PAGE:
Whatever his need is, one kill a month isn’t satisfying it anymore. It’s like an addiction—after a while, one cigarette isn’t enough, so you need two, then three, then a whole pack, or whatever. He’s losing control, and he’s going to start killing a lot more often.
In all likelihood, John Cleaver is going to become a serial killer when he grows up, no matter what his therapist says. As a diagnosed sociopath who is fascinated with dead bodies, wets the bed, and tends to see people as things, the odds are stacked against him. Only a set of personal rules keep John’s destructive compulsions in check and help him—most of the time—to live the life of a regular teenager.
All semblance of normalcy is challenged, though, when he recognizes a pattern in a string of local murders, a pattern that no one else seems to be taking seriously. Pursuing the mystery himself requires bending a few of the rules, though, and before he knows it, John finds himself on a very slippery slope, very much in danger of becoming the exact kind of monster he trying to stop.
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The most unusual or distinctive element of I Am Not a Serial Killer is its unusual protagonist, a young psychopath who has determined not to be what nature intended him to be. This seems a pretty significant challenge for a novice author like Dan Well to take on, because how can a reader ever relate to a character who is so abnormal? On the other hand, sometimes the character who most longs for humanity is the one you are most pulling for (think Data or Bean). It’s a fine line Wells attempts to walk between having a fascinatingly alien character and completely alienating his audience … but ultimately I feel he does so quite capably. That being said, I imagine there will still be some readers who will be uncomfortable with the novel and its disturbed hero.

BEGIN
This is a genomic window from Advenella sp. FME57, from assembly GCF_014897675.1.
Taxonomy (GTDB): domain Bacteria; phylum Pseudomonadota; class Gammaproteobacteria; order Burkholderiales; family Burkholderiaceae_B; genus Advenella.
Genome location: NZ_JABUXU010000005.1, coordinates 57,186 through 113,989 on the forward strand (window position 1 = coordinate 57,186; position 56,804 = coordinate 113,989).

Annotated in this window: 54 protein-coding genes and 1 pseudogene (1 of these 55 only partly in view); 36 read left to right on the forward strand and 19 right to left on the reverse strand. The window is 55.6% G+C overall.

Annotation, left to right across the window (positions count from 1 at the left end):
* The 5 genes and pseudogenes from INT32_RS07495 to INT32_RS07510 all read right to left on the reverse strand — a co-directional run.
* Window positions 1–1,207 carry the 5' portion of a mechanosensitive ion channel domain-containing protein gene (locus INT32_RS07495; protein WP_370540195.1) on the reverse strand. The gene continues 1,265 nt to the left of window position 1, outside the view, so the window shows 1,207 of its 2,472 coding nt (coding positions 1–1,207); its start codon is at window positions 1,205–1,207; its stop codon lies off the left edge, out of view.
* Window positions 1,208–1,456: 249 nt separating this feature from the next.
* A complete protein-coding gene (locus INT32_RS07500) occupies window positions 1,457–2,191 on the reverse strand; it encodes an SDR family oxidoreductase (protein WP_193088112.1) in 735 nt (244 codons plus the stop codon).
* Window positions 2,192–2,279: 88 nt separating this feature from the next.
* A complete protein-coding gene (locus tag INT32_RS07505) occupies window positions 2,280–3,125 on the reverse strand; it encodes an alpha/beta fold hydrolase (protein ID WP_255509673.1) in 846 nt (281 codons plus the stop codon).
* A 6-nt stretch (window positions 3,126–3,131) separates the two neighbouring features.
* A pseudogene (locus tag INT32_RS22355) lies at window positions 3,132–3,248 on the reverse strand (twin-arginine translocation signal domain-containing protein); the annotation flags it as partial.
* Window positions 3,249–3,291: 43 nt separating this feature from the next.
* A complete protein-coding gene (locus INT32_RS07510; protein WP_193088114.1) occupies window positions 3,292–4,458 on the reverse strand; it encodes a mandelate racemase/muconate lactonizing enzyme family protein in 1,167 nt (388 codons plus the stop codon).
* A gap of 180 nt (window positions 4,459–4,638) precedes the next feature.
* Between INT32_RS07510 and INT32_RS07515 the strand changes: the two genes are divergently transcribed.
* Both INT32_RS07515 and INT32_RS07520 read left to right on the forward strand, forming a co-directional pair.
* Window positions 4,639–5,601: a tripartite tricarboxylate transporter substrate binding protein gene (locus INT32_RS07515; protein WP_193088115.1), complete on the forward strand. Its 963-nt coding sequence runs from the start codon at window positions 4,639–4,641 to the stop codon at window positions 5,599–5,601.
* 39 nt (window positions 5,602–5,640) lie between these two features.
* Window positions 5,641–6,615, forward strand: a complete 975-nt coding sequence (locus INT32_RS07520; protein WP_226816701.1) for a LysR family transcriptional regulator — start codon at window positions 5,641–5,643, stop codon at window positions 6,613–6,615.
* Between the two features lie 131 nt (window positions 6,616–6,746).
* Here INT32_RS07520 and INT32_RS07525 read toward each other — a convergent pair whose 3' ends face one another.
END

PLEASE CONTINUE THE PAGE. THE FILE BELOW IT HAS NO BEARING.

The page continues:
Beyond that, it’s hard to know what to say about the book. It’s a neatly crafted little horror/mystery/thriller, and I was glad I read it. It will be interesting to see where the trilogy goes from here.
My Grade: B+